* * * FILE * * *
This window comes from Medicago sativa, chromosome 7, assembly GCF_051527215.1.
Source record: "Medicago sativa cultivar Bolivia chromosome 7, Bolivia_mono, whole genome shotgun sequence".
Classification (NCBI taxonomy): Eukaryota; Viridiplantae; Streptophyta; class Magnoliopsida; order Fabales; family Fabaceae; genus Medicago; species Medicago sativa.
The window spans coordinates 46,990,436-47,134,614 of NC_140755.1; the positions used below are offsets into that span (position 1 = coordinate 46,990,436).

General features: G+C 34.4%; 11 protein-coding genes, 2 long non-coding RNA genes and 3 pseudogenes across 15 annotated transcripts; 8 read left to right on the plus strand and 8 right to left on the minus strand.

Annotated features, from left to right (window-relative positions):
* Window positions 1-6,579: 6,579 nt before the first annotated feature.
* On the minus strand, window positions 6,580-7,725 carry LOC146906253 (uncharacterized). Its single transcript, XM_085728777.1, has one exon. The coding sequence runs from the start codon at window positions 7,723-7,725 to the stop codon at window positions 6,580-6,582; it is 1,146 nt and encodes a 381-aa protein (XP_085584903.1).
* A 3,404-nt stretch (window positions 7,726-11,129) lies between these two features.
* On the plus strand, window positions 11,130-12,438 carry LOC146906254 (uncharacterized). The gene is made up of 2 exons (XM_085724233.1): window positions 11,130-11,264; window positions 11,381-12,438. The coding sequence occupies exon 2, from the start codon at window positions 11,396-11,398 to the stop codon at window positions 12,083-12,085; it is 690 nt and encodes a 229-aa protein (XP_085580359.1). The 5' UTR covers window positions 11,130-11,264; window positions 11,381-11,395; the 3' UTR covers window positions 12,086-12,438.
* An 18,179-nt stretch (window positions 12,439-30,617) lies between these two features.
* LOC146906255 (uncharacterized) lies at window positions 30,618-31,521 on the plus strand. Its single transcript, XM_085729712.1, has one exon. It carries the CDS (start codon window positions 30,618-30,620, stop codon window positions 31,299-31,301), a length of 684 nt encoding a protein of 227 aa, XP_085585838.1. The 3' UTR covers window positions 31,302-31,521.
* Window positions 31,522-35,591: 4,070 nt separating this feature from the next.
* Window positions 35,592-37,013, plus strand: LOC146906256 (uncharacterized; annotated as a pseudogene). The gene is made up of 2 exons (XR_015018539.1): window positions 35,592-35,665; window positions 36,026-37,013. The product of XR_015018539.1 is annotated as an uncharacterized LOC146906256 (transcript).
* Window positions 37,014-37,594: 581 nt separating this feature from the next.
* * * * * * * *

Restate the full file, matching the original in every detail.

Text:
This window comes from Medicago sativa, chromosome 7, assembly GCF_051527215.1.
Source record: "Medicago sativa cultivar Bolivia chromosome 7, Bolivia_mono, whole genome shotgun sequence".
Classification (NCBI taxonomy): Eukaryota; Viridiplantae; Streptophyta; class Magnoliopsida; order Fabales; family Fabaceae; genus Medicago; species Medicago sativa.
The window spans coordinates 46,990,436-47,134,614 of NC_140755.1; the positions used below are offsets into that span (position 1 = coordinate 46,990,436).

General features: G+C 34.4%; 11 protein-coding genes, 2 long non-coding RNA genes and 3 pseudogenes across 15 annotated transcripts; 8 read left to right on the plus strand and 8 right to left on the minus strand.

Annotated features, from left to right (window-relative positions):
* Window positions 1-6,579: 6,579 nt before the first annotated feature.
* On the minus strand, window positions 6,580-7,725 carry LOC146906253 (uncharacterized). Its single transcript, XM_085728777.1, has one exon. The coding sequence runs from the start codon at window positions 7,723-7,725 to the stop codon at window positions 6,580-6,582; it is 1,146 nt and encodes a 381-aa protein (XP_085584903.1).
* A 3,404-nt stretch (window positions 7,726-11,129) lies between these two features.
* On the plus strand, window positions 11,130-12,438 carry LOC146906254 (uncharacterized). The gene is made up of 2 exons (XM_085724233.1): window positions 11,130-11,264; window positions 11,381-12,438. The coding sequence occupies exon 2, from the start codon at window positions 11,396-11,398 to the stop codon at window positions 12,083-12,085; it is 690 nt and encodes a 229-aa protein (XP_085580359.1). The 5' UTR covers window positions 11,130-11,264; window positions 11,381-11,395; the 3' UTR covers window positions 12,086-12,438.
* An 18,179-nt stretch (window positions 12,439-30,617) lies between these two features.
* LOC146906255 (uncharacterized) lies at window positions 30,618-31,521 on the plus strand. Its single transcript, XM_085729712.1, has one exon. It carries the CDS (start codon window positions 30,618-30,620, stop codon window positions 31,299-31,301), a length of 684 nt encoding a protein of 227 aa, XP_085585838.1. The 3' UTR covers window positions 31,302-31,521.
* Window positions 31,522-35,591: 4,070 nt separating this feature from the next.
* Window positions 35,592-37,013, plus strand: LOC146906256 (uncharacterized; annotated as a pseudogene). The gene is made up of 2 exons (XR_015018539.1): window positions 35,592-35,665; window positions 36,026-37,013. The product of XR_015018539.1 is annotated as an uncharacterized LOC146906256 (transcript).
* Window positions 37,014-37,594: 581 nt separating this feature from the next.